By Claude Canellas and Dominique Vidalon
BORDEAUX/PARIS (Reuters) - Outspoken French Industry Minister Arnaud Montebourg accused European Commission President Jose Manuel Barroso on Sunday of fueling far-right groups across Europe as France's National Front made gains in a parliament by-election.
Montebourg said the EU was alienating ordinary Europeans by ignoring their concerns. The comments mark an escalation in tensions between Paris and Brussels, already at loggerheads over France's refusal to allow subsidies to its cinema and other cultural sectors to be reviewed in future EU-U.S. trade talks.
Opposition French conservatives on Sunday narrowly saw off the anti-immigrant, anti-EU National Front of Marine Le Pen in a by-election in the southern town of Villeneuve-sur-Lot. President Francois Hollande's ruling Socialists had already been eliminated in a first round a week ago.
"The European Union is paralysed. It does not respond to any of people's aspirations in the industrial, economic or budgetary fields and in the end it provides a cause to all the anti-European parties," Montebourg told France Inter radio.
"Mr. Barroso is the fuel of the French National Front, that's the truth. He is the fuel of Beppe Grillo," he said, referring to the leader of the populist 5-Star Movement which won a quarter of the vote in Italy's February election.
Hollande, his popularity ratings on the slide over a failure to tackle rising unemployment, said his government "had lessons to learn" from the defeat in the constituency, vacated after one of his ministers quit in a scandal over a secret Swiss bank account.
His Socialists still have a majority in the lower house of parliament where he is due to pursue economic reforms such as a pension review later this year, but that majority has now dropped to a slim three seats.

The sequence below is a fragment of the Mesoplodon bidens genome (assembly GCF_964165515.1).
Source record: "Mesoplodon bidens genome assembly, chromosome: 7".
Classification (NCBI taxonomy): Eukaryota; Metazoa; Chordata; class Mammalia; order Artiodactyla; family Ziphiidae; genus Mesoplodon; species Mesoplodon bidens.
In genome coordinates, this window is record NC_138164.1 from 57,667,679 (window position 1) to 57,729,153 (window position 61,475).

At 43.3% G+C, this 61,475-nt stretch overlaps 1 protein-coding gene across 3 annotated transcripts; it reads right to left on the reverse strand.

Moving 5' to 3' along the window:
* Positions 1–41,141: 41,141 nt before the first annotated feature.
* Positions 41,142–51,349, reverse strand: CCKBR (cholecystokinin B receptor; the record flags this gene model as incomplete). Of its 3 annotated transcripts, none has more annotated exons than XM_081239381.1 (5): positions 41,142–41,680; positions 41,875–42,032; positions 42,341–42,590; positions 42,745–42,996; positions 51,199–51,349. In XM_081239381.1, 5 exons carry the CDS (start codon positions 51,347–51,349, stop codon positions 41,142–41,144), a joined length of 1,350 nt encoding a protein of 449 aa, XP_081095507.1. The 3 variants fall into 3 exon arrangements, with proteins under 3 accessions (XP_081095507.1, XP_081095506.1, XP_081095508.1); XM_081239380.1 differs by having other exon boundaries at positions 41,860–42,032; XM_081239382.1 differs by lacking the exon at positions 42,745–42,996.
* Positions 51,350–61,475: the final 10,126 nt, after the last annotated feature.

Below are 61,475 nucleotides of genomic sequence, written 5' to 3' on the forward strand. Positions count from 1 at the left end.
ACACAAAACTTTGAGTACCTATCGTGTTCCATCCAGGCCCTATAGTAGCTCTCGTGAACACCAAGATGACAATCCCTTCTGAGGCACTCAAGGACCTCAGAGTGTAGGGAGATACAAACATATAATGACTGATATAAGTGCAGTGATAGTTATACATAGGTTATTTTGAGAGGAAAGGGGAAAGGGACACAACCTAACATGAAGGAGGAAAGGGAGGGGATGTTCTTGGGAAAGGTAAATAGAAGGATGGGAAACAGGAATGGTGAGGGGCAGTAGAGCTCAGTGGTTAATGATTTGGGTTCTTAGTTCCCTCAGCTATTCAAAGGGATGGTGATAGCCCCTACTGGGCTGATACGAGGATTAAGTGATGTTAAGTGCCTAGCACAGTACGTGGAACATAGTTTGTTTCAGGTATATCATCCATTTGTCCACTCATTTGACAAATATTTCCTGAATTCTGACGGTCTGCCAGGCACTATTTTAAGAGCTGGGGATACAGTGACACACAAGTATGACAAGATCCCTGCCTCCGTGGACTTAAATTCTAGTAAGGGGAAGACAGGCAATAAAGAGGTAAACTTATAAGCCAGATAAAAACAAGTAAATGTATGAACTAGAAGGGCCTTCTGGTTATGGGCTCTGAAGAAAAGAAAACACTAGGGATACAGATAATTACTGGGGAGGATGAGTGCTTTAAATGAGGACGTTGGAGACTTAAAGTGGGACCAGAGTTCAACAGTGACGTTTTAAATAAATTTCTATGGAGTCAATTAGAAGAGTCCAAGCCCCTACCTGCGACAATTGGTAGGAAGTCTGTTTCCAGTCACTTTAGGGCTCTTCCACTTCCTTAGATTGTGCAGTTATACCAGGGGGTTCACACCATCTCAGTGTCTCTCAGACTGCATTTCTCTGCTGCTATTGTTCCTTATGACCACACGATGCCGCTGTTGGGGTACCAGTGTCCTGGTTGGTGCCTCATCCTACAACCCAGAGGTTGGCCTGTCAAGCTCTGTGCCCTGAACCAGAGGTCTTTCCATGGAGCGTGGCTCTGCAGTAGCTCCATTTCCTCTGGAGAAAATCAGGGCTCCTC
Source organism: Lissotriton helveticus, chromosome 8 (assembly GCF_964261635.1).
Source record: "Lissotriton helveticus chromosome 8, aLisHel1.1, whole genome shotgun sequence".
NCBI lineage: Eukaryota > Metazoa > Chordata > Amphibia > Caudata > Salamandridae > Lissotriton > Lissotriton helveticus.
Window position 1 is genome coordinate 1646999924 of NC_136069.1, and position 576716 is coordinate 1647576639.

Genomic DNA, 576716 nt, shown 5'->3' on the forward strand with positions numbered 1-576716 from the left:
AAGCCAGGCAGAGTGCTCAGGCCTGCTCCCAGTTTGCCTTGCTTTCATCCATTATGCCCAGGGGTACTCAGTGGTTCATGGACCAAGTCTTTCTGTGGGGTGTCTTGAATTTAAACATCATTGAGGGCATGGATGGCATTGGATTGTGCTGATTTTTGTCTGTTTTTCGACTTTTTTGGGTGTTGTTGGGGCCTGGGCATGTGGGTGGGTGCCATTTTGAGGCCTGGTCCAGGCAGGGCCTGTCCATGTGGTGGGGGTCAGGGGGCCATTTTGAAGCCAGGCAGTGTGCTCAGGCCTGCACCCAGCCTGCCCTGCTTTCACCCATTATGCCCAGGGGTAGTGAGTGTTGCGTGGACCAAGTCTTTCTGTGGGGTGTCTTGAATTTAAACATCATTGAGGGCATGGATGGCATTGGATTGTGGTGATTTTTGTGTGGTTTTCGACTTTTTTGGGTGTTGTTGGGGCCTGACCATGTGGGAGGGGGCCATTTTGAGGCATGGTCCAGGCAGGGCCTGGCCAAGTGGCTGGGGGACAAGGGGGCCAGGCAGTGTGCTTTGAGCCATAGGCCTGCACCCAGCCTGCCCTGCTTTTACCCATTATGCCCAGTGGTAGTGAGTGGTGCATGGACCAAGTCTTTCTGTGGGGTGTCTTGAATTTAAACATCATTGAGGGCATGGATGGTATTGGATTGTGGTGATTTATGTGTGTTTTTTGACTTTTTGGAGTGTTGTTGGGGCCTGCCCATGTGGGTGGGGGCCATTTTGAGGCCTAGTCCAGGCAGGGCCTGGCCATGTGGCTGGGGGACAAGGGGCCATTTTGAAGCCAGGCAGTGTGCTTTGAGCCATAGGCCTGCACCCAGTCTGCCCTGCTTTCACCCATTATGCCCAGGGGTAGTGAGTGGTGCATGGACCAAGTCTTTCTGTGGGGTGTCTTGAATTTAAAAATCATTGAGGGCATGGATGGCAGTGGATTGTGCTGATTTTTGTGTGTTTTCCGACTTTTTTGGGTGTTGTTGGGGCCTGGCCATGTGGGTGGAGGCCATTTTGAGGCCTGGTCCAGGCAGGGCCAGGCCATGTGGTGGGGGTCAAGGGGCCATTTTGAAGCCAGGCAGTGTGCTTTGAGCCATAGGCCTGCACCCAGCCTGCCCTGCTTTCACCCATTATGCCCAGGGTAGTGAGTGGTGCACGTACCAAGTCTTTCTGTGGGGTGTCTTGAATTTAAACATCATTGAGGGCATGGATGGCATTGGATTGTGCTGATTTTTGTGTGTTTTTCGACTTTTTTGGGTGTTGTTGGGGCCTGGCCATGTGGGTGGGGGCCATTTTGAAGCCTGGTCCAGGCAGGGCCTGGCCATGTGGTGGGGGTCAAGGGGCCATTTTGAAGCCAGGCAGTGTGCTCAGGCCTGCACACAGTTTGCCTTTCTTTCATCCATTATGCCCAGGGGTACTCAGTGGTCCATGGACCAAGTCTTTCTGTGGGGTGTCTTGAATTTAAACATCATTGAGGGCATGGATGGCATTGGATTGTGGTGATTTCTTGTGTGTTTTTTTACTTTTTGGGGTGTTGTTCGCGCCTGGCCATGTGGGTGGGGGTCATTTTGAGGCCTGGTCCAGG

"TASTE OF VICTORY"
The UMP's Jean-Louis Costes scored 53.8 percent to win the runoff vote, yet a strong score of 46.2 percent by National Front candidate Etienne Bousquet-Cassagne underscored a surge in populist sentiment as France grapples with record unemployment.
Both Bousquet-Cassagne and National Front Vice President Florian Philippot hailed the result as an ideological victory for an anti-Europe and anti-immigrant party that has been pushing hard in recent years to enter mainstream politics.
"It's a defeat that has a little taste of victory," said Bousquet-Cassagne, a 23-year-old business student.
UMP leader Jean-Francois Cope celebrated his candidate's win but said the far-right score was a "serious warning".
Montebourg, a leading critic of austerity policies in Europe, was speaking after Barroso this month attacked what he called a "reactionary" anti-globalization agenda among some in Europe - comments which many in France saw as directed at them.
Aside from his own Socialists, Hollande can also count on support from other left-wing and Green allies.
Yet a small fringe on the left is showing the stirrings of a revolt as Hollande bows to European Commission demands to cut spending and loosen labour rules, and disillusioned voters give the president dismal approval ratings of around 25 percent.
Sunday's result marked the eighth Socialist Party defeat in a by-election since Hollande came to power just over a year ago.
"This is the proof that we are really taking root," National Front Vice President Florian Philippot told i<Tele television.
"I see this as a tremendous advance."
The National Front won nearly a fifth of the first-round vote in the presidential election as its leader Marine Le Pen campaigned on keeping jobs for the French and ditching the euro.
The party has two seats in the 577-seat National Assembly.
(Additional reporting by Dominique Vidalon; Writing by Catherine Bremer; Editing by Mark John)